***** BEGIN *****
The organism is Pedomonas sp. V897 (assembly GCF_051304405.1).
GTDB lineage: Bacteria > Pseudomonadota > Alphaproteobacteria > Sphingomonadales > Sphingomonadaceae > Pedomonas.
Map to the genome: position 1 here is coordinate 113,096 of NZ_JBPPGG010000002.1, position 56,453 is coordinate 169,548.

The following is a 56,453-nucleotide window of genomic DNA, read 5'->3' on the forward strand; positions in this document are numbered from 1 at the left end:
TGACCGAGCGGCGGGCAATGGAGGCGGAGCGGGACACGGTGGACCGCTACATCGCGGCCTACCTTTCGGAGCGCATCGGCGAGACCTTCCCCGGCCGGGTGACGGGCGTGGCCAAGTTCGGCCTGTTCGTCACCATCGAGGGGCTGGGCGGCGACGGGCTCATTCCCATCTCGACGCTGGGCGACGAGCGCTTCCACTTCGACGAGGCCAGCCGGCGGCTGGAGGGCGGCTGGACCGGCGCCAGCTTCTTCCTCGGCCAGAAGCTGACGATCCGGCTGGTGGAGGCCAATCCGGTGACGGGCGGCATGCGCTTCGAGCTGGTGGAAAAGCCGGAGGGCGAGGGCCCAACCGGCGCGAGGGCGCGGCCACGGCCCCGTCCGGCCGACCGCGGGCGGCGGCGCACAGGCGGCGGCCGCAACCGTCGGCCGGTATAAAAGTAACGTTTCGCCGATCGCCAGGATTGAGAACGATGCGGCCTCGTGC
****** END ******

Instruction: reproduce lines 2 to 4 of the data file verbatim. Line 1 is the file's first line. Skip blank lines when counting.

GTDB lineage: Bacteria > Pseudomonadota > Alphaproteobacteria > Sphingomonadales > Sphingomonadaceae > Pedomonas.
Map to the genome: position 1 here is coordinate 113,096 of NZ_JBPPGG010000002.1, position 56,453 is coordinate 169,548.

The following is a 56,453-nucleotide window of genomic DNA, read 5'->3' on the forward strand; positions in this document are numbered from 1 at the left end: